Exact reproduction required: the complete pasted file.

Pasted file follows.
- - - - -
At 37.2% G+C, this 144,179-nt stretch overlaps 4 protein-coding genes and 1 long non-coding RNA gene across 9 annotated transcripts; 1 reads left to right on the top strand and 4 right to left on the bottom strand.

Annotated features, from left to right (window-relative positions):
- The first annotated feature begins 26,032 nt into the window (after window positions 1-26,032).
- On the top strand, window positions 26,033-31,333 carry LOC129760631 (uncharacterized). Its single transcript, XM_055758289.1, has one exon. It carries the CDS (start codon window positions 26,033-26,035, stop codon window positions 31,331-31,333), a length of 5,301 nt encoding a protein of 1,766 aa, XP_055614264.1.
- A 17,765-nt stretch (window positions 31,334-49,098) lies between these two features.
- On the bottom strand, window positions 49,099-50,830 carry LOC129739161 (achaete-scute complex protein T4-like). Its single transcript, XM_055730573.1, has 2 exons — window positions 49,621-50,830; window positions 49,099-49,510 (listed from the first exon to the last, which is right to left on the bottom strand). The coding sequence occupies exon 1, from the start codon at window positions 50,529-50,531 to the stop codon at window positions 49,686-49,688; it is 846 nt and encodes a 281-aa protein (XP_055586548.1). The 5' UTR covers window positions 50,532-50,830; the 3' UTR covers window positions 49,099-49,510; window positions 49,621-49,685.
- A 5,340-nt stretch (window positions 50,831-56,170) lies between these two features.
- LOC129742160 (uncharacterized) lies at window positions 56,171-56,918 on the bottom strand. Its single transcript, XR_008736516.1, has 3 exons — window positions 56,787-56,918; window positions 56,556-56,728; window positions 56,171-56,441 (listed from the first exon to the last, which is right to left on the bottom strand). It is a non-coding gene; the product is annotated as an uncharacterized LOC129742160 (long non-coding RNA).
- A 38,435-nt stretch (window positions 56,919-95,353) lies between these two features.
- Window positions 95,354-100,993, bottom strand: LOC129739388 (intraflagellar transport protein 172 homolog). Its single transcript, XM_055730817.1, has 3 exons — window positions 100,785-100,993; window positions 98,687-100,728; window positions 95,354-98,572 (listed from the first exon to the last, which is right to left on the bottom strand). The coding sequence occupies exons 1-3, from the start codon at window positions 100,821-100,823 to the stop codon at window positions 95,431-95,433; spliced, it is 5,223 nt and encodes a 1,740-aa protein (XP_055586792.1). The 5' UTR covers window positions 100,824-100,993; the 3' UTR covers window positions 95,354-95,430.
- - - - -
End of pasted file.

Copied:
At 37.2% G+C, this 144,179-nt stretch overlaps 4 protein-coding genes and 1 long non-coding RNA gene across 9 annotated transcripts; 1 reads left to right on the top strand and 4 right to left on the bottom strand.

Annotated features, from left to right (window-relative positions):
- The first annotated feature begins 26,032 nt into the window (after window positions 1-26,032).
- On the top strand, window positions 26,033-31,333 carry LOC129760631 (uncharacterized). Its single transcript, XM_055758289.1, has one exon. It carries the CDS (start codon window positions 26,033-26,035, stop codon window positions 31,331-31,333), a length of 5,301 nt encoding a protein of 1,766 aa, XP_055614264.1.
- A 17,765-nt stretch (window positions 31,334-49,098) lies between these two features.
- On the bottom strand, window positions 49,099-50,830 carry LOC129739161 (achaete-scute complex protein T4-like). Its single transcript, XM_055730573.1, has 2 exons — window positions 49,621-50,830; window positions 49,099-49,510 (listed from the first exon to the last, which is right to left on the bottom strand). The coding sequence occupies exon 1, from the start codon at window positions 50,529-50,531 to the stop codon at window positions 49,686-49,688; it is 846 nt and encodes a 281-aa protein (XP_055586548.1). The 5' UTR covers window positions 50,532-50,830; the 3' UTR covers window positions 49,099-49,510; window positions 49,621-49,685.
- A 5,340-nt stretch (window positions 50,831-56,170) lies between these two features.
- LOC129742160 (uncharacterized) lies at window positions 56,171-56,918 on the bottom strand. Its single transcript, XR_008736516.1, has 3 exons — window positions 56,787-56,918; window positions 56,556-56,728; window positions 56,171-56,441 (listed from the first exon to the last, which is right to left on the bottom strand). It is a non-coding gene; the product is annotated as an uncharacterized LOC129742160 (long non-coding RNA).
- A 38,435-nt stretch (window positions 56,919-95,353) lies between these two features.
- Window positions 95,354-100,993, bottom strand: LOC129739388 (intraflagellar transport protein 172 homolog). Its single transcript, XM_055730817.1, has 3 exons — window positions 100,785-100,993; window positions 98,687-100,728; window positions 95,354-98,572 (listed from the first exon to the last, which is right to left on the bottom strand). The coding sequence occupies exons 1-3, from the start codon at window positions 100,821-100,823 to the stop codon at window positions 95,431-95,433; spliced, it is 5,223 nt and encodes a 1,740-aa protein (XP_055586792.1). The 5' UTR covers window positions 100,824-100,993; the 3' UTR covers window positions 95,354-95,430.